This is a design from 2011 for the musical Pippin.

Director Morgan Murphy wanted to keep the medieval setting of the show, but wanted a technological overlay like a rock concert. I showed him pictures of a complex of buildings in Pittsburgh called PPG place. It was designed by Philip Johnson and John Burgee. It combines medieval forms with modern architectural methods.

I designed platforms and stairs broken up with columns, all inspired by PPG place. Every vertical surface was broken up with metallic rectangles on top of black rear-projection screen. There was no real metal, though. We used regular wood, and covered it with mylar reflective tape.

Lighting designer Dan Hopper put color-changing instruments underneath the towers. Some used floor-mounted mirrors. The towers could be any color at any time. The other vertical surfaces were all rear-projection surfaces.

It was an exceedingly high-tech looking show, but we did it with remarkably low-tech methods. The projectors were all very ordinary 3000 lumen classroom projectors. They sat on the floor or on tables. Some were VGA. The far stage-right projector was a 3000 lumen unit with a fisheye lens – like a gaming projector.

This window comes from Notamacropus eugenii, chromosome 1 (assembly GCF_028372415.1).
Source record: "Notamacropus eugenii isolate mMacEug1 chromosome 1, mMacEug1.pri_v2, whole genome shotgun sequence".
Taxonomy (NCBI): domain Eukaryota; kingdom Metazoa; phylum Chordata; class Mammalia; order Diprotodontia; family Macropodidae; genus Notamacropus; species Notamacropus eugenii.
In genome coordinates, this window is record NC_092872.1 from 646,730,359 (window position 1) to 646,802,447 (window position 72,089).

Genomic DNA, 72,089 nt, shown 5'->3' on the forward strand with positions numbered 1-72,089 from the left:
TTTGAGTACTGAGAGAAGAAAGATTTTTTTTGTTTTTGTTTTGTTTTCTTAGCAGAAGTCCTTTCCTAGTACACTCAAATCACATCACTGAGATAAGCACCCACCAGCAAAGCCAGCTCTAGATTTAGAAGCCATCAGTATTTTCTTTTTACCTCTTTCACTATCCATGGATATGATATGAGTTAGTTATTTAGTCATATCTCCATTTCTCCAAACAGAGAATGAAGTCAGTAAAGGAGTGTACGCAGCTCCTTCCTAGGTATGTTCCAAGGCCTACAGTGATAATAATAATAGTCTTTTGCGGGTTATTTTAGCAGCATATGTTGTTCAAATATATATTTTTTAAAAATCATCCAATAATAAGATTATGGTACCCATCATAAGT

Brightness was not an issue Each projection field was a very modest size. Small screens make brighter images. The proscenium arrangment allows for the use of black rear-projection screen. Images on black rear-projection screen can be hard to see from wide angles, but black screens give bolder contrasts.

Though we have a variety of media control systems in use today, in 2011 we used very low-end methods. Each projector was connected to its own desktop or laptop computer. Each computer was running ordinary PowerPoint.

I get asked sometimes: “How did you synchronize all of the cues?” We had two operators sitting at one table backstage. Keyboards were arranged so that one operator could press three space bars.

Programs like QLab and Watchout provide wonderful precision and centralized control. However, stage managers and crew are quite capable of synchronizing events with old-school methods.

That is the number one lesson that brings me back regularly to this design.
Not having the most current technology should never be a barrier.

Music: Dirt Rhodes Kevin MacLeod (
Music licensed under Creative Commons: By Attribution 3.0 License

This video was made for Matt Kizer Design LLC
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